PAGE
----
ⓘ Eric F. Wieschaus

Eric F. Wieschaus

ⓘ Eric F. Wieschaus

Born in South Bend, Indiana, he attended John Carroll Catholic High School in Birmingham, Alabama before attending the University of Notre Dame for his undergraduate studies B.S., biology, and Yale University Ph.D., biology for his graduate work.


1. Scientific career

In 1978, he moved to his first independent job, at the European Molecular Biology Laboratory in Heidelberg, Germany and moved from Heidelberg to Princeton University in the United States in 1981.

Much of his research has focused on embryogenesis in the fruit fly Drosophila melanogaster, specifically in the patterning that occurs in the early Drosophila embryo. Most of the gene products used by the embryo at these stages are already present in the unfertilized egg and were produced by maternal transcription during oogenesis. A small number of gene products, however, are supplied by transcription in the embryo itself. He has focused on these "zygotically" active genes because he believes the temporal and spatial pattern of their transcription may provide the triggers controlling the normal sequence of embryonic development. Saturation of all the possible mutations on each chromosome by random events to test embryonic lethality was done by Eric Wieschaus. This body of science eventually was termed the Heidelberg screen.

In 1995, he was awarded the Nobel Prize in Physiology or Medicine with Edward B. Lewis and Christiane Nusslein-Volhard as co-recipients, for their work revealing the genetic control of embryonic development.

As of 2018, Wieschaus is the Squibb Professor in Molecular Biology at Princeton. He was formerly Adjunct Professor of Biochemistry at the University of Medicine and Dentistry of New Jersey – Robert Wood Johnson Medical School.


2. Family

He has three daughters and is married to molecular biologist Gertrud Schupbach, who is also a professor of Molecular Biology at Princeton University, working on Drosophila oogenesis.

  • fruit fly was conducted at EMBL by Christiane Nusslein - Volhard and Eric Wieschaus for which they were awarded the Nobel Prize in Physiology or Medicine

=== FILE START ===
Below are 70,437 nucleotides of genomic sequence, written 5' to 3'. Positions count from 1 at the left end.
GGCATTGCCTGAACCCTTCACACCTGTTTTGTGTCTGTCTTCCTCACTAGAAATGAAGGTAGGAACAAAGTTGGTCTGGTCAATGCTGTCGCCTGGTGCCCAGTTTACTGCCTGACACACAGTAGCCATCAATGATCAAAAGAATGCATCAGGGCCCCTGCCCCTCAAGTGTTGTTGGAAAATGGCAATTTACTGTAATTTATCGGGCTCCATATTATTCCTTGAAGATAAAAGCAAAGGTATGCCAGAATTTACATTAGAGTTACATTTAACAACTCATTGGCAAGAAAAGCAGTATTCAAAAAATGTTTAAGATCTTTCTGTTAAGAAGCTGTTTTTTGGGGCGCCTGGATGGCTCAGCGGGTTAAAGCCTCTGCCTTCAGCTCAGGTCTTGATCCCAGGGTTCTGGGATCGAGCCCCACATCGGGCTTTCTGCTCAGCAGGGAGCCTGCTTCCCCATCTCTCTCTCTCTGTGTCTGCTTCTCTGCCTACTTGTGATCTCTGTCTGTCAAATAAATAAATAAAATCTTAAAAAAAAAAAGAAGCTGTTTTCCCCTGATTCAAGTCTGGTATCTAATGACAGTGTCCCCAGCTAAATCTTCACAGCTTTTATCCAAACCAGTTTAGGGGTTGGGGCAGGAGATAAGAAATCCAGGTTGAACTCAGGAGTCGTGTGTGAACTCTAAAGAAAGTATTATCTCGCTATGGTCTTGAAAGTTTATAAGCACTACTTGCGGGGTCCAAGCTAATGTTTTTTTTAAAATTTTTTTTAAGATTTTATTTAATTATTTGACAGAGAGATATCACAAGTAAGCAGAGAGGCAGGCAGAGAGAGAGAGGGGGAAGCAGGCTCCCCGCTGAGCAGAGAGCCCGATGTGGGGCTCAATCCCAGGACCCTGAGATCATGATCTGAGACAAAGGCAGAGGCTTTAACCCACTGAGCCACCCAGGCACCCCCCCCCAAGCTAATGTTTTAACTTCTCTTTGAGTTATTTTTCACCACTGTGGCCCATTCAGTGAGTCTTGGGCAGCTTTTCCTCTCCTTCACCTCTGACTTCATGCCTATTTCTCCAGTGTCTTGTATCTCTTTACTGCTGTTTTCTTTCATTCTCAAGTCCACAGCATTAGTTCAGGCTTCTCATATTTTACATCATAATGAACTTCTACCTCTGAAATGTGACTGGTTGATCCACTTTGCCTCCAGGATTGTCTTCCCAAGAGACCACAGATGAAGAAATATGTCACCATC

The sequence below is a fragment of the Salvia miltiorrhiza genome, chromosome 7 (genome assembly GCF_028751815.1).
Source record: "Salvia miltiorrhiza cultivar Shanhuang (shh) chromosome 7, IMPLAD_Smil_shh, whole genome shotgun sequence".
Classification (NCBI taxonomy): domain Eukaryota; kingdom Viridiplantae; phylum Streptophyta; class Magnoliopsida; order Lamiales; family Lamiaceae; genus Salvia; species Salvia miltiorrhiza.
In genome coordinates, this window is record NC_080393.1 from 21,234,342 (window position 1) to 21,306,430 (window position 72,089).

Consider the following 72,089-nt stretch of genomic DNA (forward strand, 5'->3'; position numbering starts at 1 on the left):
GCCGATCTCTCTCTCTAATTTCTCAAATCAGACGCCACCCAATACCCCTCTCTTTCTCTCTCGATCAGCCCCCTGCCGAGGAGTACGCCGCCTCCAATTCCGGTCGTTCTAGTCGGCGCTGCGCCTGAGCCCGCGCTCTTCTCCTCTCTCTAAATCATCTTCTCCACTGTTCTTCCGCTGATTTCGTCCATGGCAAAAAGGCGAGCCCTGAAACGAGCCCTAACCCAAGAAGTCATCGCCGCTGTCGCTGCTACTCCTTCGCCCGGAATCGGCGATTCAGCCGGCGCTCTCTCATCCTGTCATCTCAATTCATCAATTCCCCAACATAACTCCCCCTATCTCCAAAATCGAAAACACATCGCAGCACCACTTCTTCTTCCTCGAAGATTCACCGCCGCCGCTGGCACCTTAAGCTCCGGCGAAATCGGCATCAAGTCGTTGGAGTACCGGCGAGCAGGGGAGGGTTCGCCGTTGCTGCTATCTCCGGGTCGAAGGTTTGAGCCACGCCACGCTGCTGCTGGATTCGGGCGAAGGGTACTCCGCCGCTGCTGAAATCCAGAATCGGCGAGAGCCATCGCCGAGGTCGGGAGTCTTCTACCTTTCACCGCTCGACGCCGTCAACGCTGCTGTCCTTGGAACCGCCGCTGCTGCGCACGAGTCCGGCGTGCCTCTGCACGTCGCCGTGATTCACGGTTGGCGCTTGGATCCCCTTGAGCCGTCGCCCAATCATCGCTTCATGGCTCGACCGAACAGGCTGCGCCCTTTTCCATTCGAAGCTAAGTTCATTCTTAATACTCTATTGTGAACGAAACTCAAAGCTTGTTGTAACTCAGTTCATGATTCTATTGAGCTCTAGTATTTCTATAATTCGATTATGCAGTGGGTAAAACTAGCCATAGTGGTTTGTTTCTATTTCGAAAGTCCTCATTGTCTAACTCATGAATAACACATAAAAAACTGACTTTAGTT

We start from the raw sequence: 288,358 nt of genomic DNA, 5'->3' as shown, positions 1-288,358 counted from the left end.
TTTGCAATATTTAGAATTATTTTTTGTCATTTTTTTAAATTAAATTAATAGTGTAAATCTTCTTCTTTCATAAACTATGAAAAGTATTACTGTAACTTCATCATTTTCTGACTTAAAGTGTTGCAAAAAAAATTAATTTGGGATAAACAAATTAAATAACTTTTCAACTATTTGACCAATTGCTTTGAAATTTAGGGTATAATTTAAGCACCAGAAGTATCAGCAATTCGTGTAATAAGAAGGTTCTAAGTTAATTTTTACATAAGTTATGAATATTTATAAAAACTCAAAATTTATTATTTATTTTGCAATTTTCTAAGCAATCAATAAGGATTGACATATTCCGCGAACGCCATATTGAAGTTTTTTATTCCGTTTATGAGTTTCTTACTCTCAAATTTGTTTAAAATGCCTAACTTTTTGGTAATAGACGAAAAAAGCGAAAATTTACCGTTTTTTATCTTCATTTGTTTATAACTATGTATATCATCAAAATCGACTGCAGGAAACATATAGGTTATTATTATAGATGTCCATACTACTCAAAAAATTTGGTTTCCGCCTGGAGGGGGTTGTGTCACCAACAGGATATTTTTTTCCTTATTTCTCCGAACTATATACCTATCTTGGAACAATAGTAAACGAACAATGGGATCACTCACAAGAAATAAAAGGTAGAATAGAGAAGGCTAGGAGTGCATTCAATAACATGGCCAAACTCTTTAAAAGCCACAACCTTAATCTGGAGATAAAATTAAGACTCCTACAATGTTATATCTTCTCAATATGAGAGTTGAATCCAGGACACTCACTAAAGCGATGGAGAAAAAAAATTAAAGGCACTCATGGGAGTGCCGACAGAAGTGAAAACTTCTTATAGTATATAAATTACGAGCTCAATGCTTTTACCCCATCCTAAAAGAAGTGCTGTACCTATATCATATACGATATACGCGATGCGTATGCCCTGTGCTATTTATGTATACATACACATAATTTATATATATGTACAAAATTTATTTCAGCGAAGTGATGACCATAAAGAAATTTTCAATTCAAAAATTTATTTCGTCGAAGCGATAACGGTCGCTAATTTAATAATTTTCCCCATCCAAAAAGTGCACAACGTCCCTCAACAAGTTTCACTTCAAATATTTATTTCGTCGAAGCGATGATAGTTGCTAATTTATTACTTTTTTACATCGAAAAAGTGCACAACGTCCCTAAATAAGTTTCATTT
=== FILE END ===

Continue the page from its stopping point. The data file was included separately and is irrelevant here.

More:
• regulate Evx1 at the locus in cis Nusslein - Volhard, Christiane Wieschaus Eric 1980 - 10 - 30 Mutations affecting segment number and polarity in Drosophila
  • 1995 Nobel prize in medicine for Christiane Nusslein - Volhard and Eric F Wieschaus Robertson, Alan. 1977. Conrad Hal Waddington. 8 November 1905 26
  • Community Medicine, former director of the National Cancer Institute Eric F Wieschaus Nobel Prize - winning biologist and RWJMS Adjunct Professor of Biochemistry
  • Physiology or Medicine 2013 Nobel Foundation. Retrieved 2011 - 11 - 18. CV ERIC F WIESCHAUS PDF Nobel Prize in Physiology or Medicine 1995 Nobel Foundation
  • Nusslein - Volhard born 1942 a German biologist who, together with Eric Wieschaus and Edward Lewis, won the Nobel Prize in Physiology or Medicine in 1995
  • the embryonic body plan. Ed Lewis, Christiane Nusslein - Volhard and Eric F Wieschaus identified and classified 15 genes of key importance in determining
  • genes gene mutations can be found. Christiane Nusslein - Volhard and Eric Wieschaus were the first individuals to perform this type of screening procedure
  • J. Crutzen, Mario J. Molina, F Sherwood Rowland Medicine Edward B. Lewis, Christiane Nusslein - Volhard, Eric Wieschaus Peace Joseph Rotblat Turing

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